Mortgage activity declines as cost of living squeeze dampens market – The Irish Times

The number and value of mortgages approved in July fell from the previous month, amid speculation that the ongoing cost-of-living squeeze could trigger a slowdown in the state’s housing market.

Figures from the Banking & Payments Federation Ireland (BPFI) show a total of 5,255 mortgages were approved last month, with first-time buyers accounting for 45% of that number. The total was down nearly 12% from the previous month, but up 4.4% from the same period last year.

In value, mortgages approved in July amounted to 1.4 billion euros, down nearly 13% from the previous month. Much of the activity in July was driven by no-purchase mortgage activity, which includes transfers and top-ups. This category grew 95.8% in volume year-on-year to 1,741, and 147.6% year-on-year in value to 441 million.

The BPFI figures came as the rate of increase in house prices nationwide slowed in May to 14.4%, continuing a decelerating trend seen in recent months. While the headline rate of house price inflation remains very high, a series of interest rate hikes planned by the European Central Bank are expected to dampen demand in the coming months and mortgage approvals figures in July could be the first signal.

The ECB surprised investors last month with a 50 basis point rate hike amid fears inflation was taking root in the eurozone economy. With headline data pointing to a further rise in core inflation, another rate hike in September is seen as a done deal.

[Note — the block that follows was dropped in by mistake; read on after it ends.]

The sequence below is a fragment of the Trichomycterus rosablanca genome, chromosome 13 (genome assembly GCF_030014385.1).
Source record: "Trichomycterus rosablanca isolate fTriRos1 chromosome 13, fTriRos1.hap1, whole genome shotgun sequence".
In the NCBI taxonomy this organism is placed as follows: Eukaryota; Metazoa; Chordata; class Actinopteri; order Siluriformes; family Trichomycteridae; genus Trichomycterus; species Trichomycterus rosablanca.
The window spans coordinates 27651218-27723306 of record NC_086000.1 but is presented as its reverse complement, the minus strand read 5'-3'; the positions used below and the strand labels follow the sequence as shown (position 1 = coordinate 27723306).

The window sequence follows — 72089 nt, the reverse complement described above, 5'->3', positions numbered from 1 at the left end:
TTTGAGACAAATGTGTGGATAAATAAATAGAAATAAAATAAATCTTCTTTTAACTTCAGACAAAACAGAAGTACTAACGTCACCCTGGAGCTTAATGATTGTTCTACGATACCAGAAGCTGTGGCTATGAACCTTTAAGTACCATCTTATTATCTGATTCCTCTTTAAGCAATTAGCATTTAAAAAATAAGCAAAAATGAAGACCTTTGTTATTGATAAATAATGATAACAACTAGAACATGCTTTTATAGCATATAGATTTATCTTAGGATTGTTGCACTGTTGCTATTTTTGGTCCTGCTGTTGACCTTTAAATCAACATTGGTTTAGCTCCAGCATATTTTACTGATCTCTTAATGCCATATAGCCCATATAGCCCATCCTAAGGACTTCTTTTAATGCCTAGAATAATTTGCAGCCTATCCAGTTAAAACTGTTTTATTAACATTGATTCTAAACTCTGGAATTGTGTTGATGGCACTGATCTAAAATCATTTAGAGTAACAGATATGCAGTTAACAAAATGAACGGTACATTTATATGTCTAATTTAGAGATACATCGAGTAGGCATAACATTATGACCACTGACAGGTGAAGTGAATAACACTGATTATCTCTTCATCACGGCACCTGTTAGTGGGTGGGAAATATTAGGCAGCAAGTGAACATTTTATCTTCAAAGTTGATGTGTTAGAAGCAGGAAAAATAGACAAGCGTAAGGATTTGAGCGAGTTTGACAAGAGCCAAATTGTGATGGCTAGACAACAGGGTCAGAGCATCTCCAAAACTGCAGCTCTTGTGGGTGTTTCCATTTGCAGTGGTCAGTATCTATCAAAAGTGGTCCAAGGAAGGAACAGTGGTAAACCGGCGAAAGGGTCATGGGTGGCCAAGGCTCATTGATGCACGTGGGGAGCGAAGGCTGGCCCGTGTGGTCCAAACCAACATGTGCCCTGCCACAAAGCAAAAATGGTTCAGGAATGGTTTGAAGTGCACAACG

“Our latest mortgage data shows continued growth in mortgage activity which is primarily driven by no-purchase mortgages – primarily those that pay off or switch mortgages,” said BPFI chief executive Brian Hayes.

“Looking at the annualized numbers that allow us to more accurately assess key emerging trends, there were 55,689 mortgage approvals in the 12 months ending July 2022, worth $14,753 million. This represented an increase in volume of 0.40% and an increase in value of 1.17% compared to the twelve months ending in June 2022.”

“No-purchase mortgage activity, most of which are transfers, has increased sharply since May, reflecting both market competition and the fact that mortgage customers continue to seek better rates,” he said. declared.

“We welcome that mortgage customers are actively taking steps to minimize the impact of the ECB’s planned interest rate hikes, whether they are switching mortgage lenders or renegotiating with their current lender.”

Central Bank data shows the value of renegotiated home loans at fixed interest rates for more than a year jumped to 1.2 billion euros in the second quarter of this year, from 0.7 billion euros over the same period of 2021.

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